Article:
North Korea on Friday warned foreign embassies in Pyongyang that it was unable to guarantee their safety in the event of conflict and they should consider evacuating their missions by next week amid soaring nuclear tensions.
European countries with embassies in Pyongyang, such as Britain and Russia, reported receiving a warning advisory, as an increasingly bellicose North Korea moved two mid-range missiles to its east coast.
"They invited the embassies and organisations present at the meeting to inform them by 10 April what assistance they would require from the DPRK (Democratic People's Republic of Korea) should they wish to be evacuated from DPRK or to be relocated elsewhere," Britain's Foreign Office added in a statement.
The statement added that there were no immediate plans to withdraw diplomats.
Earlier, a Foreign Office spokeswoman said Pyongyang had warned in the notice that "from April 10 (it) would be unable to guarantee the safety of embassies and international organisations in the country in the event of conflict".
"Our understanding is that the North Koreans were asking whether embassies are intending to leave, rather than advising them to leave," she said.
Russian Foreign Minister Sergei Lavrov said Moscow, which has relatively close ties with Pyongyang, was consulting with China over the warning, as well as the United States and other members of the stalled six-party talks on North Korea.
There were "many factors" that needed clarification, Lavrov said.
Bulgaria's foreign ministry said the chiefs of all EU missions in Pyongyang had agreed to meet Saturday to discuss a common position, while Romania said it was "analysing different options" to ensure the security of staff at its embassy.
North Korea, incensed by UN sanctions and South Korea-US military drills, has issued a series of apocalyptic threats of nuclear war in recent weeks, and there has been growing international concern that the situation might spiral out of control.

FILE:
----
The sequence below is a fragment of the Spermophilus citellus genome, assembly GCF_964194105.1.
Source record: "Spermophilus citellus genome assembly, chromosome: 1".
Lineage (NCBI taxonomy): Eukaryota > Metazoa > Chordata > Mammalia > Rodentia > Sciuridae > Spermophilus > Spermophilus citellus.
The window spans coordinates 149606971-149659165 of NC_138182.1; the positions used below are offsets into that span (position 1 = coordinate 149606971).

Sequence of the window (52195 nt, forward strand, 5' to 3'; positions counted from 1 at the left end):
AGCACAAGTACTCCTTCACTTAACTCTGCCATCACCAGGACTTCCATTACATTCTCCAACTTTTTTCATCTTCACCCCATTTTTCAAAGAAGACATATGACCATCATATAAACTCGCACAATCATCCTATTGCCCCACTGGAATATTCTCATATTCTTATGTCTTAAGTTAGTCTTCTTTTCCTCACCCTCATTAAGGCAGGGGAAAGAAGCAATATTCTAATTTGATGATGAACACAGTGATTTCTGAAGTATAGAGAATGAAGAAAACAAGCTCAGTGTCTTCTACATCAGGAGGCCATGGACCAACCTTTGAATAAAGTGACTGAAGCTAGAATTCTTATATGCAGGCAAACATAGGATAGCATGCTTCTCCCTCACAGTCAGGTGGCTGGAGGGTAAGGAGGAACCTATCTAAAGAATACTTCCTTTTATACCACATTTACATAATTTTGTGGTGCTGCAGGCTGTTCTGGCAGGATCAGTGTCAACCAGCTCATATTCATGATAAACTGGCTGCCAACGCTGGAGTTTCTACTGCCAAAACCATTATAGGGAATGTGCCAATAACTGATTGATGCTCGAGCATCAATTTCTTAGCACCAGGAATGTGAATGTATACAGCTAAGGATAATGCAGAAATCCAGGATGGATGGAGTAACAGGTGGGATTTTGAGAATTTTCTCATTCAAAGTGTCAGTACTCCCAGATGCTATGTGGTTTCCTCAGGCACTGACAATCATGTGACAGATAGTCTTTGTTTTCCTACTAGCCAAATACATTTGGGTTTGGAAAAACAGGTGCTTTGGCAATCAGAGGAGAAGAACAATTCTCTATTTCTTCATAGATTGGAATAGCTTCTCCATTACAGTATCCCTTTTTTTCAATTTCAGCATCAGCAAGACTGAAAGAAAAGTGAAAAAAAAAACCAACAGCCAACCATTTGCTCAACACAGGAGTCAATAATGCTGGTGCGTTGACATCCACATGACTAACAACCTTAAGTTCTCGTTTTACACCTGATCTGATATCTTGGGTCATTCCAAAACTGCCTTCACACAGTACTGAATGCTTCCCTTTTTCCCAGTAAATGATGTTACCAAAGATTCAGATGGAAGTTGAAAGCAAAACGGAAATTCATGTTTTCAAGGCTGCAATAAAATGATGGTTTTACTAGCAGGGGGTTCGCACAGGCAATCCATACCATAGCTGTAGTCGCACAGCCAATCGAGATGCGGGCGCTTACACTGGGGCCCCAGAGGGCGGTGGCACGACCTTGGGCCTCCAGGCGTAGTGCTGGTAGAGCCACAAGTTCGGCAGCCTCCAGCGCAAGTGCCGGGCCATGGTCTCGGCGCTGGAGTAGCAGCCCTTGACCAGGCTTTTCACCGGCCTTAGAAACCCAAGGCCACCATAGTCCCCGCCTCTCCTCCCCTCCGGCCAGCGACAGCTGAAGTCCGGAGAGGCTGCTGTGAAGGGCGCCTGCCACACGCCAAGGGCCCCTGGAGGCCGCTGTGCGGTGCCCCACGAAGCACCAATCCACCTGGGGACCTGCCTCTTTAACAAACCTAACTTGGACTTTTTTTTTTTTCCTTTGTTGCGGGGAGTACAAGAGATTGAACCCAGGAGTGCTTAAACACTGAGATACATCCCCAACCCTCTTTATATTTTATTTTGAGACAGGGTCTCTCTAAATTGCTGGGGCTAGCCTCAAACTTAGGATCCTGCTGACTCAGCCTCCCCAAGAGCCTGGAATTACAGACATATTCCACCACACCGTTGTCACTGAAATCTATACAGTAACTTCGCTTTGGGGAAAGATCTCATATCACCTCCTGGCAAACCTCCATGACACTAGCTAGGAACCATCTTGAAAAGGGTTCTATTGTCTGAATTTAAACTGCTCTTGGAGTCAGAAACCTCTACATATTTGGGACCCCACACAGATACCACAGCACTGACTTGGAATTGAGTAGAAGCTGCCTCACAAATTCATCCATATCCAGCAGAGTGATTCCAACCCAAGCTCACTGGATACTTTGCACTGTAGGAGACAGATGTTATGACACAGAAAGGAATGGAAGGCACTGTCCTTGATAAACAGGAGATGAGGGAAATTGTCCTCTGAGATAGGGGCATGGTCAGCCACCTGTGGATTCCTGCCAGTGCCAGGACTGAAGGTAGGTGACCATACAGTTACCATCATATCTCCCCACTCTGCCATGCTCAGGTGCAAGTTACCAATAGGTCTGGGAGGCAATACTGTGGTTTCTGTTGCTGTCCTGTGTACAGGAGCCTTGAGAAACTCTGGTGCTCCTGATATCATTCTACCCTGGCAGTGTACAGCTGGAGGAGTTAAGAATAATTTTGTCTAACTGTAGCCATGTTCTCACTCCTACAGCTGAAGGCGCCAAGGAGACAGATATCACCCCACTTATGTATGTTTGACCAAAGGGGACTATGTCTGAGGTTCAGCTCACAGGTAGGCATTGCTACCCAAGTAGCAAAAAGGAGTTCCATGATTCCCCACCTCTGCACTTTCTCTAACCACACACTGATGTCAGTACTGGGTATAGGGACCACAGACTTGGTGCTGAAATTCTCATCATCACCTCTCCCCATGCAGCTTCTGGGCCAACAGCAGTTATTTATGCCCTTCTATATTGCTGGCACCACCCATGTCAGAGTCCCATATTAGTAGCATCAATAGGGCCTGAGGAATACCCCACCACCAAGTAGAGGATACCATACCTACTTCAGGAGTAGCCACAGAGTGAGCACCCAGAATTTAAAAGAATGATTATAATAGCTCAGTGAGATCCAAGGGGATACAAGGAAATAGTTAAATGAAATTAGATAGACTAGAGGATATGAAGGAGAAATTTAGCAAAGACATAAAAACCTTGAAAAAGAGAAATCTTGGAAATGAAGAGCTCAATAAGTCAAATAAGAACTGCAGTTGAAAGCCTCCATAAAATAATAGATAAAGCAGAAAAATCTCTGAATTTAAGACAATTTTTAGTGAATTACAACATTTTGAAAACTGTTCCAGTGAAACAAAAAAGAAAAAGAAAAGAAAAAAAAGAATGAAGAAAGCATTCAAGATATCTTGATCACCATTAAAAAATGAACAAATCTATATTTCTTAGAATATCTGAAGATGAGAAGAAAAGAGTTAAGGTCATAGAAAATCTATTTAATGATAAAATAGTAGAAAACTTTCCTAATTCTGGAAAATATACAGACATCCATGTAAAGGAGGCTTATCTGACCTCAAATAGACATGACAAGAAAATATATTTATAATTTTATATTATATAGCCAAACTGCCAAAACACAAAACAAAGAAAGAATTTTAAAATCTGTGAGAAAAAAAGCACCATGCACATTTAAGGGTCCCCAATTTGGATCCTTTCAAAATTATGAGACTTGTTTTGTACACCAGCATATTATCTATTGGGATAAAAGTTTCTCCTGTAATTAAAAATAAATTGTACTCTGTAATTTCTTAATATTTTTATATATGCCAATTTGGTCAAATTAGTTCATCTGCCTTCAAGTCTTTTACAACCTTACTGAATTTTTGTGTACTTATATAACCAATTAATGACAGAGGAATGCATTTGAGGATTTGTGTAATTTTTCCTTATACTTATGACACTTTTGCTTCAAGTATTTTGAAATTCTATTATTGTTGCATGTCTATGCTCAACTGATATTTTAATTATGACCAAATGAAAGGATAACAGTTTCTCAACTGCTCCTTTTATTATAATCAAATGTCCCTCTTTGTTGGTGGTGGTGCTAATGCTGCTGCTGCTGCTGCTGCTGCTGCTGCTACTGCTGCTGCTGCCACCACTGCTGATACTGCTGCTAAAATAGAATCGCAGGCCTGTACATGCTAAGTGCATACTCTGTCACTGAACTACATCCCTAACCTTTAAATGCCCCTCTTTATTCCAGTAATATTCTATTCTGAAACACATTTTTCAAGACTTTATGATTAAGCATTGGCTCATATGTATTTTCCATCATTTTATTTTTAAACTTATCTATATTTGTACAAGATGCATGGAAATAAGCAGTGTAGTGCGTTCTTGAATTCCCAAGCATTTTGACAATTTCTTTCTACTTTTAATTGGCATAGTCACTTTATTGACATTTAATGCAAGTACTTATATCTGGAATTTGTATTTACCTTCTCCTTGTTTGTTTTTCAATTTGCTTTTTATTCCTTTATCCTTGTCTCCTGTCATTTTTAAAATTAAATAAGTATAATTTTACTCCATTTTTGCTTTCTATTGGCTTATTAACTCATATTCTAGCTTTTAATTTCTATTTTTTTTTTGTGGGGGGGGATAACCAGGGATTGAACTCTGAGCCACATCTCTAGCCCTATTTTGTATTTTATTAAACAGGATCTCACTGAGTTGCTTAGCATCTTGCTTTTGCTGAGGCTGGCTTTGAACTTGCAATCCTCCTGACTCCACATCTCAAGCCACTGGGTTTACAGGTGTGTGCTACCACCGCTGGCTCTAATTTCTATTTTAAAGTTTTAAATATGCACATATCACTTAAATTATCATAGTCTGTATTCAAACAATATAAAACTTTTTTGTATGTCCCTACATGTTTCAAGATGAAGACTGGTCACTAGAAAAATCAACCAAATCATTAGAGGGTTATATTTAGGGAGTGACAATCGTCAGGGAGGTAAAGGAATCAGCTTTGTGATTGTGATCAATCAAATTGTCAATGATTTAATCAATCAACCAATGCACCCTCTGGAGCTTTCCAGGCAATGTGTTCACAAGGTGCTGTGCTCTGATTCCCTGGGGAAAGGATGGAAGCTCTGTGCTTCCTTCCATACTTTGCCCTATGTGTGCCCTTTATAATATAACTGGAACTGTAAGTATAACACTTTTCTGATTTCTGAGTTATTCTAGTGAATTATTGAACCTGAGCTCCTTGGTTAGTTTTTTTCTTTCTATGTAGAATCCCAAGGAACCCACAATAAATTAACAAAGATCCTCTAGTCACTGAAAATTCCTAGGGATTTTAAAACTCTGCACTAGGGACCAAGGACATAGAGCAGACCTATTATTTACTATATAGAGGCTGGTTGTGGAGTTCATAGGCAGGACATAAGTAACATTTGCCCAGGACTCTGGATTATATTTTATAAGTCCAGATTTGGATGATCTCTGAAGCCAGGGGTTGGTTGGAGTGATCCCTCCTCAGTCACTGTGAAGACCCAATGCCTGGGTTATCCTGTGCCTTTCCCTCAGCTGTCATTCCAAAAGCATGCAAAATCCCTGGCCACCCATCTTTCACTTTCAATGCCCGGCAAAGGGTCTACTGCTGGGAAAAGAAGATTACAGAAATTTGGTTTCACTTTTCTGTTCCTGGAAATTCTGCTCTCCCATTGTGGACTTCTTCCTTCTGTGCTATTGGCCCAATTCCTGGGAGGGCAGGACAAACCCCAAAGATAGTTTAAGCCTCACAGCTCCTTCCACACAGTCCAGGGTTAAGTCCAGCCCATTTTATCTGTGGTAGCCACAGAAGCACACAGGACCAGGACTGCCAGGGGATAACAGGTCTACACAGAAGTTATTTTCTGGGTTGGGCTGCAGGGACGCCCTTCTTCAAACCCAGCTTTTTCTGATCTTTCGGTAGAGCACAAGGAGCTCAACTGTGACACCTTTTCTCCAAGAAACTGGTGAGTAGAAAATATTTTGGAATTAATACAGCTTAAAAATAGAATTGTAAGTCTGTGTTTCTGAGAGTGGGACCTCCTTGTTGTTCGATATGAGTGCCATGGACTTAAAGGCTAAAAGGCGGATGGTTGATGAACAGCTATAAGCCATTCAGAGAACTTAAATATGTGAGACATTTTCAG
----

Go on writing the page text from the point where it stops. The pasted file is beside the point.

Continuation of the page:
UN chief Ban Ki-moon described the daily threats from Pyongyang as "really alarming and troubling" and Germany summoned the North Korean ambassador to convey Berlin's "serious concern".
Philippine Foreign Secretary Albert del Rosario said he was flying to Seoul on Saturday and would "fully vet" contingency plans for ensuring the safety of 43,000 Filipino workers in South Korea.
The spike in tensions came as Yonhap news agency, citing a top South Korean government official, said North Korea had loaded two mid-range Musudan missiles on mobile launchers and hidden them in underground facilities near its east coast.
"The North is apparently intent on firing the missiles without prior warning," the official said.
A Navy official told Yonhap that two South Korean Aegis destroyers with advance radar systems had been deployed -- one off the east coast and one off the west coast -- to track any missile launch.
The Musudan has never been tested, but is believed to have a range of around 3,000 kilometres (1,860 miles), which could theoretically be pushed to 4,000 with a light payload.
That would cover any target in South Korea and Japan, and possibly even reach US military bases located on the Pacific island of Guam.
The Pentagon warned Pyongyang Friday that "further provocative action would be regrettable".
"Missile tests outside their international obligations would be a provocative act. They need to follow international norms and abide by their commitments," Pentagon spokesman George Little told reporters.
The Pentagon has said it will send missile-interceptor batteries to protect its bases on Guam, a US territory some 3,380 kilometres (2,100 miles) southeast of North Korea and home to 6,000 American military personnel.
Most experts think the North is not yet capable of mounting a nuclear device on a ballistic missile which could strike US bases or territory.
On Thursday the North Korean army said it had received final approval for military action, possibly involving nuclear weapons, against the threat posed by US B-52 and B-2 stealth bombers participating in joint military drills with South Korea.
There has been speculation that Pyongyang might schedule a missile launch to coincide with the birthday of the North's late founder Kim Il-Sung in mid-April.
"A flight test would make sense," Daniel Pinkston, a North Korea expert at the International Crisis Group, told AFP.
"But I'd be surprised if they used an untested missile. At this stage in the game, they don't want to be firing off something that might disintegrate after 30 seconds."
Tensions have soared on the Korean peninsula since December, when the North test-launched a long-range rocket. In February, it conducted its third nuclear test and drew fresh UN sanctions.
The North also warned this week it would reopen its mothballed Yongbyon reactor -- its source of weapons-grade plutonium that was closed in 2007 under an aid-for-disarmament accord.